Enterprise Cloud Computing

Why Trust Techopedia

What Does Enterprise Cloud Computing Mean?

Enterprise cloud computing is the provision of cloud computing services to businesses.


This is in contrast to consumer-oriented cloud computing services. In enterprise cloud computing, individual companies and businesses rely on contracts with cloud providers or vendors to outsource different types of IT services.

Techopedia Explains Enterprise Cloud Computing

The category of enterprise cloud computing is a broad one. Businesses can use cloud computing vendors for any number of different information technology resources.

For example, one aspect of cloud computing is the general designation of Software as a Service (SaaS), where companies buy access to software programs that are delivered over the web.

There are other types of similar cloud computing services like platform as a service, infrastructure as a service and communications as a service where different kinds of services are provided in similar ways.

The benefits of enterprise cloud computing are partly related to security and cost. Businesses can take advantage of cloud vendors with superior security methods, while controlling overhead by only using the services they need at any given time.

Instead of costly hardware procurement and installation, companies can simply order services for as long as they need them. These sophisticated business contracts are often facilitated through something called a service level agreement (SLA) that spells out exactly what the cloud provider is offering to the client business, and what the client can expect.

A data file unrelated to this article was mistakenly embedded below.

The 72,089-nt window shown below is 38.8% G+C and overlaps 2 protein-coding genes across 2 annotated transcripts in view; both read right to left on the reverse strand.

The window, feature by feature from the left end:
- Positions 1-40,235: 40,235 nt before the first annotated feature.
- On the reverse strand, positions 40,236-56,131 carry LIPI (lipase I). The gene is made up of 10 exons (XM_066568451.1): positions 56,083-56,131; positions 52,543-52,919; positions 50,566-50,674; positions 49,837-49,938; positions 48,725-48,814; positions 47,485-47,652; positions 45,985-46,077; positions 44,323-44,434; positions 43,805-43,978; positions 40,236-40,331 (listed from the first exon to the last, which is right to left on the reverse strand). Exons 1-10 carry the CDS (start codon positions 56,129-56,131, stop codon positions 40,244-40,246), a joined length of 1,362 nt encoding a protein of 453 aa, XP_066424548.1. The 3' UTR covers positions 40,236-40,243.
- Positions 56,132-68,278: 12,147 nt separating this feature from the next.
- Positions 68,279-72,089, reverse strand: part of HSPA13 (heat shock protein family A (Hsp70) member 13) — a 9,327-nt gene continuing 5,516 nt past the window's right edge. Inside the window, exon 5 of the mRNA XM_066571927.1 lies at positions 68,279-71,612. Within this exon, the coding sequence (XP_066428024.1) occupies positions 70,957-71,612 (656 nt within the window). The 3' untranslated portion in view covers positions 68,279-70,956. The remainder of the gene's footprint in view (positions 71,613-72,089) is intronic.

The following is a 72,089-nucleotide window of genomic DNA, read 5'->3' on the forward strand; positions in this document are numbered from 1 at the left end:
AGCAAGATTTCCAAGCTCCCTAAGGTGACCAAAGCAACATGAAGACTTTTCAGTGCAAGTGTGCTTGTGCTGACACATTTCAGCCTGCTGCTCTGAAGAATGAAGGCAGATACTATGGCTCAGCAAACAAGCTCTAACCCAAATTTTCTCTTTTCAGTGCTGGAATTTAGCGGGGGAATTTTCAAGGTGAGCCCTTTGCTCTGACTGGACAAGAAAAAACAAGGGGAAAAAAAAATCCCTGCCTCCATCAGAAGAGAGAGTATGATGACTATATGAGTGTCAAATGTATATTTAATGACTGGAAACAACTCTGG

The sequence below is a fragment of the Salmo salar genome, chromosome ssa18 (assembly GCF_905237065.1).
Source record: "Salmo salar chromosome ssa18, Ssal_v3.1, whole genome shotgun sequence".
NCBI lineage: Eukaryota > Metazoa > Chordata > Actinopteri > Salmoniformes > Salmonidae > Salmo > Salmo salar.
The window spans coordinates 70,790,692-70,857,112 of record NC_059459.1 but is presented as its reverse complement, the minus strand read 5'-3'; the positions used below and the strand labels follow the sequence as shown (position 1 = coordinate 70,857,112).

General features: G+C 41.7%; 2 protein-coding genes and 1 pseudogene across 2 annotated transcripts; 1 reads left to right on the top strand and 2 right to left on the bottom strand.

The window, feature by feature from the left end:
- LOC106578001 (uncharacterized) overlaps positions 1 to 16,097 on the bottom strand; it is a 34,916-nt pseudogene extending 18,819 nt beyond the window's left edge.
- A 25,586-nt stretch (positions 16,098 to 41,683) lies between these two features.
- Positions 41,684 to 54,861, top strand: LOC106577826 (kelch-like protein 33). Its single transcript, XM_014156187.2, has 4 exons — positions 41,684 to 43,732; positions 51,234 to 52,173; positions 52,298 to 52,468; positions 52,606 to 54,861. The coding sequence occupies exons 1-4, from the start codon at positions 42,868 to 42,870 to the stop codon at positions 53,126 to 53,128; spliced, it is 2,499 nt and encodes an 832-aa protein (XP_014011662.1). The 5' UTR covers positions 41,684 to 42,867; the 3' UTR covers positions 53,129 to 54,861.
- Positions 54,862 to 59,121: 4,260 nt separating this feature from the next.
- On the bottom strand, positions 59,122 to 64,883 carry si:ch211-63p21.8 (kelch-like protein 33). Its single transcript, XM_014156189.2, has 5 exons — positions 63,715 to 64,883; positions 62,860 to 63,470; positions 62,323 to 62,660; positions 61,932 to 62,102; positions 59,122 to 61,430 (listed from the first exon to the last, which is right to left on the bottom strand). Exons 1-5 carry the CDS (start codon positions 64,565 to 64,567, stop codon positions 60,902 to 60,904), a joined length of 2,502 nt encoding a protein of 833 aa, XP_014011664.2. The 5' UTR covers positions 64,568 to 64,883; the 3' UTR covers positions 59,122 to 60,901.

Many experts predict a dramatic rise in enterprise cloud computing. That means that more of the networking hardware and other resources used to support business processes will be acquired by cloud providers, rather than individual businesses.


Related Terms

Margaret Rouse
Senior Editor
Margaret Rouse
Senior Editor

Margaret is an award-winning technical writer and teacher known for her ability to explain complex technical subjects to a non-technical business audience. Over the past twenty years, her IT definitions have been published by Que in an encyclopedia of technology terms and cited in articles by the New York Times, Time Magazine, USA Today, ZDNet, PC Magazine, and Discovery Magazine. She joined Techopedia in 2011. Margaret's idea of a fun day is helping IT and business professionals learn to speak each other’s highly specialized languages.